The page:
SThree: Trainee Recruitment Consultant / Resourcer

£18000 - £23000 per annum + Commission: SThree: As a Trainee Recruitment Consu...

Ashdown Group: UI Developer - (UI, HTML, CSS, JavaScript, AngularJS)

£25000 - £40000 per annum: Ashdown Group: UI Developer - (UI, JavaScript, HTML...

Day In a Page

Abuse - and the hell that came afterwards

Abuse - and the hell that follows

James Rhodes on the extraordinary legal battle to publish his memoir
Why we need a 'tranquility map' of England, according to campaigners

It's oh so quiet!

The case for a 'tranquility map' of England
'Timeless fashion': It may be a paradox, but the industry loves it

'Timeless fashion'

It may be a paradox, but the industry loves it
If the West needs a bridge to the 'moderates' inside Isis, maybe we could have done with Osama bin Laden staying alive after all

Could have done with Osama bin Laden staying alive?

Robert Fisk on the Fountainheads of World Evil in 2011 - and 2015
New exhibition celebrates the evolution of swimwear

Evolution of swimwear

From bathing dresses in the twenties to modern bikinis
Sun, sex and an anthropological study: One British academic's summer of hell in Magaluf

Sun, sex and an anthropological study

One academic’s summer of hell in Magaluf
From Shakespeare to Rising Damp... to Vicious

Frances de la Tour's 50-year triumph

'Rising Damp' brought De la Tour such recognition that she could be forgiven if she'd never been able to move on. But at 70, she continues to flourish - and to beguile
'That Whitsun, I was late getting away...'

Ian McMillan on the Whitsun Weddings

This weekend is Whitsun, and while the festival may no longer resonate, Larkin's best-loved poem, lives on - along with the train journey at the heart of it
Kathryn Williams explores the works and influences of Sylvia Plath in a new light

Songs from the bell jar

Kathryn Williams explores the works and influences of Sylvia Plath
How one man's day in high heels showed him that Cannes must change its 'no flats' policy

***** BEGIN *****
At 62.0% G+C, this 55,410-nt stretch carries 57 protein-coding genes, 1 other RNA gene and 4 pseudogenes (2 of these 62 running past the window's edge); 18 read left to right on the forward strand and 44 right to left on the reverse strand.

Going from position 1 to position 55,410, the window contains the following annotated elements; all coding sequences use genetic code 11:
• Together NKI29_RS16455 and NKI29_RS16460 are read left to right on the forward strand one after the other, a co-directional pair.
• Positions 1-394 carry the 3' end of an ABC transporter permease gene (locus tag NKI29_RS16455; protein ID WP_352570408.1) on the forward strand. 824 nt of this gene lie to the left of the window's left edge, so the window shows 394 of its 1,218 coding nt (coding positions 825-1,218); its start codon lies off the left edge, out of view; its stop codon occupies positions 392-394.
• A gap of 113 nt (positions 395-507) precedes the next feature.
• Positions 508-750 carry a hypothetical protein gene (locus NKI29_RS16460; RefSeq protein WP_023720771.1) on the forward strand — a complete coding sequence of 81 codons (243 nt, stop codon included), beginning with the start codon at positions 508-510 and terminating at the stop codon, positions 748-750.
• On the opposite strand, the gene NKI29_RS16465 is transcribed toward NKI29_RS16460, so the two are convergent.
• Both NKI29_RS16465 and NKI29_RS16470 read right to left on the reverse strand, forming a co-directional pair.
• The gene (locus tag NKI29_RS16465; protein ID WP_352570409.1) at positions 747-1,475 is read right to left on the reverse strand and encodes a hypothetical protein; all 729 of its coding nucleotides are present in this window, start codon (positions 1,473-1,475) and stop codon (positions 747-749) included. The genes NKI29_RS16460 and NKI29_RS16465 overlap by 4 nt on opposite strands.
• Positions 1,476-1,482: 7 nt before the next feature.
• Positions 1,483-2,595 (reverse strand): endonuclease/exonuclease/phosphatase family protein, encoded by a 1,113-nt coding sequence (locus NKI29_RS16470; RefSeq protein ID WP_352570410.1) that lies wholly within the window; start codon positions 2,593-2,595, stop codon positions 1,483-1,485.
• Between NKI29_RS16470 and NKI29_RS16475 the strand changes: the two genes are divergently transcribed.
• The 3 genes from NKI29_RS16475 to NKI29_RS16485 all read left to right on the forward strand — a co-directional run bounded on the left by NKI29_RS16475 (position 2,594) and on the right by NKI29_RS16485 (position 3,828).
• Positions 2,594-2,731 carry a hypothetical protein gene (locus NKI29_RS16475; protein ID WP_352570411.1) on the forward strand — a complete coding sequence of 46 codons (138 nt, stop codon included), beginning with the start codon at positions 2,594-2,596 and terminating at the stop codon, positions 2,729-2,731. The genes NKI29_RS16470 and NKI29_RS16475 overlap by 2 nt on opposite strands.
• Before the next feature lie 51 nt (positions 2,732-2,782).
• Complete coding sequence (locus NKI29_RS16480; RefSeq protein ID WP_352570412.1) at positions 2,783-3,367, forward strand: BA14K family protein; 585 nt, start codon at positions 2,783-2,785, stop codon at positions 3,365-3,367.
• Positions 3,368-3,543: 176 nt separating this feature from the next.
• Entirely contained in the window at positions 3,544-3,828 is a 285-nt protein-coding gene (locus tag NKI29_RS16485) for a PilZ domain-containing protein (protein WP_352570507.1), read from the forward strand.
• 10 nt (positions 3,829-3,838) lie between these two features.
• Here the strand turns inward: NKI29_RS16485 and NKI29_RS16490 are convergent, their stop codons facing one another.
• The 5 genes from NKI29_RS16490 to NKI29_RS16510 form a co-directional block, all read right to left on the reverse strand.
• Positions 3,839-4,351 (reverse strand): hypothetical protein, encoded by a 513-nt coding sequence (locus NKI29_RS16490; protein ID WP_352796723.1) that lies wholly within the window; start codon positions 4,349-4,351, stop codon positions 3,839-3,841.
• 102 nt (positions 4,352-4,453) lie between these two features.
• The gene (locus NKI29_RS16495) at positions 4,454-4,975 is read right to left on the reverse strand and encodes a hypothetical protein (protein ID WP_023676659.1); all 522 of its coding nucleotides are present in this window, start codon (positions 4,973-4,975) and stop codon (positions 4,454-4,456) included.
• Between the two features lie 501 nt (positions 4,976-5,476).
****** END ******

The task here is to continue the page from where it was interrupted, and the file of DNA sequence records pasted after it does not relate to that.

One man's day in high heels

...showed him that Cannes must change its 'flats' policy
Is a quiet crusade to reform executive pay bearing fruit?

Is a quiet crusade to reform executive pay bearing fruit?

Dominic Rossi of Fidelity says his pressure on business to control rewards is working. But why aren’t other fund managers helping?
The King David Hotel gives precious work to Palestinians - unless peace talks are on

King David Hotel: Palestinians not included

The King David is special to Jerusalem. Nick Kochan checked in and discovered it has some special arrangements, too
More people moving from Australia to New Zealand than in the other direction for first time in 24 years

End of the Aussie brain drain

More people moving from Australia to New Zealand than in the other direction for first time in 24 years
Meditation is touted as a cure for mental instability but can it actually be bad for you?

Can meditation be bad for you?

Researching a mass murder, Dr Miguel Farias discovered that, far from bringing inner peace, meditation can leave devotees in pieces
Eurovision 2015: Australians will be cheering on their first-ever entrant this Saturday

Australia's first-ever Eurovision entrant

Australia, a nation of kitsch-worshippers, has always loved the Eurovision Song Contest. Maggie Alderson says it'll fit in fine